To the 150th birthday anniversary of Mikael Varandyan


Seyran A. Zakaryan-Doctor of Philosophical Sciences
The prominent Armenian historian, political scientist of the 20th century, AR Federation (Dashnaktsutsyun) theorist-ideologist Michael Varandyan (1870-1934) considers issues of the Armenian identity both within the context of historical and cultural developments, current political events, as well as in the context of historical philosophy, social anthropology and historical psychology. Such an approach allowed him to view the three key questions about national identity in the context of pastpresent-future, and more precisely, make the past and the future more meaningful based on contemporary requirements. The questions in discussion are: Were we in the past? What are we in the present? And what will we be in the future? Varandyan is prone to the approach, according to which identity is not a set of perpetual and pre-created characteristics but a summary of continuously created, shaped and transformed identifications. Unlike the Christian paradigm of the Armenian identity, where the Church, the faith and the religion played the main role, Varandyan, following the Armenian enlighteners of the second half of the 19th century, favors the secular paradigm of identity, where the nation, the homeland and the secular values are of main importance (democracy, science, secular education, freedom of conscience, etc.).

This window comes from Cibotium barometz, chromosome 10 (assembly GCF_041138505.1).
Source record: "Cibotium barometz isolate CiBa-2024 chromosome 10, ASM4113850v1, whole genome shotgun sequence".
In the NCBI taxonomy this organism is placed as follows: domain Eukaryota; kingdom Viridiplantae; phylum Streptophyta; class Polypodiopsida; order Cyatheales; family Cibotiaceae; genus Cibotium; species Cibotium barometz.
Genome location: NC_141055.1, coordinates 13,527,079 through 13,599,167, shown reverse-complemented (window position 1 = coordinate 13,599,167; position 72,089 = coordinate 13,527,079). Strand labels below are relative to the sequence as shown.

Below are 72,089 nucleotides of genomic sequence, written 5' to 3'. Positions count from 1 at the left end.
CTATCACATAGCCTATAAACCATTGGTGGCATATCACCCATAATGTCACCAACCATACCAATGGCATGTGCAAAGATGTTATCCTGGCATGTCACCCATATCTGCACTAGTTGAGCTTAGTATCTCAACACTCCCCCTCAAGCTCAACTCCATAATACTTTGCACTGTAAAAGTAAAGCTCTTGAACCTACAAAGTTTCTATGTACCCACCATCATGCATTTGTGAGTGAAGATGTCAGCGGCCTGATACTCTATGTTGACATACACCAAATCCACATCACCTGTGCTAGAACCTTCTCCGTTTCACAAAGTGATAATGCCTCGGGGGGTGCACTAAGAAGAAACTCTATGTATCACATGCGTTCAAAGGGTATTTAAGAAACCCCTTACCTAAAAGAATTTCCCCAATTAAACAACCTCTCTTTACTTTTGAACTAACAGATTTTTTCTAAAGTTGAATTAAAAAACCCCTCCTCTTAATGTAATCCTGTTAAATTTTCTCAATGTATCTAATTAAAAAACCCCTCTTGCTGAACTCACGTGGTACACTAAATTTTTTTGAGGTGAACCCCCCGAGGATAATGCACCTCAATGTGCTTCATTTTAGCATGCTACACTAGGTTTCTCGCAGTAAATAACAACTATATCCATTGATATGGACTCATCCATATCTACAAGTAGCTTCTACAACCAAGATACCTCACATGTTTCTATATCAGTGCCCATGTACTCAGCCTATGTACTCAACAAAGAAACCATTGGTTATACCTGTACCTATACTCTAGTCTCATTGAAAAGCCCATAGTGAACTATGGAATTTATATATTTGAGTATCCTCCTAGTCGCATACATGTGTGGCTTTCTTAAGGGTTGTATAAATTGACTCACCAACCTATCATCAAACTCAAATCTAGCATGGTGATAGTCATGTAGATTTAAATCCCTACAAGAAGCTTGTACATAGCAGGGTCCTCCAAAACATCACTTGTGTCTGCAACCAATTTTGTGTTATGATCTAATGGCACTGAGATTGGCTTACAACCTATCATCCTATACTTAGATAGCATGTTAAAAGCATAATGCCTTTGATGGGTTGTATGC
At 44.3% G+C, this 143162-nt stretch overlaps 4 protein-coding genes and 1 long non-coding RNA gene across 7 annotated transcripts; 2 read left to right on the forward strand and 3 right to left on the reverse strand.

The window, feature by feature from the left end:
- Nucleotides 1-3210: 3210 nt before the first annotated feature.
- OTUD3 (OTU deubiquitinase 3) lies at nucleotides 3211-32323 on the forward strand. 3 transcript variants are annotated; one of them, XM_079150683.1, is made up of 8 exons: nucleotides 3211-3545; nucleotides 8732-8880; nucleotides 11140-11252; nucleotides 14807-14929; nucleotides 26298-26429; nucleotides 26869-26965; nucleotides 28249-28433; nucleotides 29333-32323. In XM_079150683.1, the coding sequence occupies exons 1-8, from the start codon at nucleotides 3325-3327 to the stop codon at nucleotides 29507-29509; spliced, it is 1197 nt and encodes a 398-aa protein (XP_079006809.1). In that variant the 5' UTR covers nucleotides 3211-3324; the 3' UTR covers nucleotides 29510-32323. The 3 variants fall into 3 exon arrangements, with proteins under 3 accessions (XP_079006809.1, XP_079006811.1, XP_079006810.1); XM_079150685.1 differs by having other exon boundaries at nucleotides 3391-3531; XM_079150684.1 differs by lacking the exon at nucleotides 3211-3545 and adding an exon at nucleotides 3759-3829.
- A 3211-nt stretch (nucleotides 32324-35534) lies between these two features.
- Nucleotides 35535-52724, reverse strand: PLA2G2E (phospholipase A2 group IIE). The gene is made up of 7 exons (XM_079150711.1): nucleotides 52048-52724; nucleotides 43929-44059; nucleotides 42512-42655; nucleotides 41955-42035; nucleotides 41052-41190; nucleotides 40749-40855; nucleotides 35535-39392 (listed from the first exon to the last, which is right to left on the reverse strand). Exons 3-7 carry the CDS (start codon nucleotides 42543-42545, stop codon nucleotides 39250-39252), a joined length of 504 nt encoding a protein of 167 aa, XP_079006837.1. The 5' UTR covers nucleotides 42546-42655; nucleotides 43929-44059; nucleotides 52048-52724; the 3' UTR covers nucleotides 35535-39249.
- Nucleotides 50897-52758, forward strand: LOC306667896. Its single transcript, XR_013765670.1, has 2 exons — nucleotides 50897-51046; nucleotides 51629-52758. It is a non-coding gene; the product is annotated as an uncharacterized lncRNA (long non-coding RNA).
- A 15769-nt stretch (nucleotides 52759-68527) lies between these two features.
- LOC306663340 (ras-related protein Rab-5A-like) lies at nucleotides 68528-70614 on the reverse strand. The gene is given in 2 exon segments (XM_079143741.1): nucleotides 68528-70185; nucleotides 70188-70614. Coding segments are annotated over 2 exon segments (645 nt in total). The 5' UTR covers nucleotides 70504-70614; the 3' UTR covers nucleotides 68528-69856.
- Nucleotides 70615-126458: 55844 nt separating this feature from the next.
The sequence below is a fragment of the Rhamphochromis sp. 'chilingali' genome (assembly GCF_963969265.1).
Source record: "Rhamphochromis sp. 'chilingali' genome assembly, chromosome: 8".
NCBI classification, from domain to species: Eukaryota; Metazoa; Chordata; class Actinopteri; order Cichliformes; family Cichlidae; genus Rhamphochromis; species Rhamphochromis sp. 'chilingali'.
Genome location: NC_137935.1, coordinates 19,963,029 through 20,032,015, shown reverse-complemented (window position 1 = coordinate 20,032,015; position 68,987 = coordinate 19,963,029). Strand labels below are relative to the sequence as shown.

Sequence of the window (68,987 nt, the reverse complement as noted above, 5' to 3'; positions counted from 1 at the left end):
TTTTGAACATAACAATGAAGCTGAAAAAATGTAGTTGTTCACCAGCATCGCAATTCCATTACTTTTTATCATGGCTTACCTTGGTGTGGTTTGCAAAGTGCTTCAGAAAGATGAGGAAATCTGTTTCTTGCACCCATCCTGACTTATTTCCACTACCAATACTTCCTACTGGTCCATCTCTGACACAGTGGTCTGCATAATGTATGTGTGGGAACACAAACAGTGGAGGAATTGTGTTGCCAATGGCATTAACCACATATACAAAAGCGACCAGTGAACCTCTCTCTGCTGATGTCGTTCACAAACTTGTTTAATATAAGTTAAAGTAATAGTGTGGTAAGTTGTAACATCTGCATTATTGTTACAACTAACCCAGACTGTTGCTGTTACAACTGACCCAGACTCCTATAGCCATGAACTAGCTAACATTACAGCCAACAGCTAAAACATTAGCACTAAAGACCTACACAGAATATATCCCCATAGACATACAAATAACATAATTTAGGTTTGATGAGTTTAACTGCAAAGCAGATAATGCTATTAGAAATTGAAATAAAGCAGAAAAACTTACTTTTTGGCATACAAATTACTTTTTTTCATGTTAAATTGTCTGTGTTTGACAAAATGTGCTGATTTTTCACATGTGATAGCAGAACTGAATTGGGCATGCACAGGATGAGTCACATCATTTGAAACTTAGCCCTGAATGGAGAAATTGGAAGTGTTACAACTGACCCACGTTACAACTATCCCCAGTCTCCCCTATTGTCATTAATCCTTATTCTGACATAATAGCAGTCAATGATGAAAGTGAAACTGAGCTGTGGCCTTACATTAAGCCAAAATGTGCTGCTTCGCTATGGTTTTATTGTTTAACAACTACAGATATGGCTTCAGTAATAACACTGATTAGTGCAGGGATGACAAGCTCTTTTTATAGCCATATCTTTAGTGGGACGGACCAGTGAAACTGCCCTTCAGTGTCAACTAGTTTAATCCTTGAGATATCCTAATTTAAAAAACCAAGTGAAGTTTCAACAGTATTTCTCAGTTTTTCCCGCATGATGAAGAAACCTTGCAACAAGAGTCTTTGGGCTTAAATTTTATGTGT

First of all, Varandyan’s negative attitude is conditioned by his radical secular views (according to him, religion has “sanctified the slavery of the mind and heart” at all times and in all places, and the “clerical class” has in its turn exploited the human soul), dominated by the cult of science and practice and the criticism of religion. Secondly, he negatively assesses the role of the Christian religion, the church and the clergy in national life.

According to Varandyan, the Armenian existence is paradoxical/contradictory because on one side the Armenian nation is a pioneer of progress, who carries and spreads the European culture and values, and on the other side it is careless and indefinite to its physical and spiritual existence and its forms. It strives for freedom and sovereignty on one side and on the other side it is disunited and passive when it comes to the national liberation fight. On the one hand, it advocates the preservation of national values, and on the other hand, it is absorbed by internationalist (transnational) ideas and is subject to assimilation and so on. Varandyan sees the solution of these contradictions in “spiritual revolution” which will change the forms of attitude towards the national existence and its values and will purify the identity defects. The “hero” of that revolution must be a true patriot, who is a carrier of both national and universal principles, is armed with national values and is ready to fight for his and other nations’ freedom and sovereignty.

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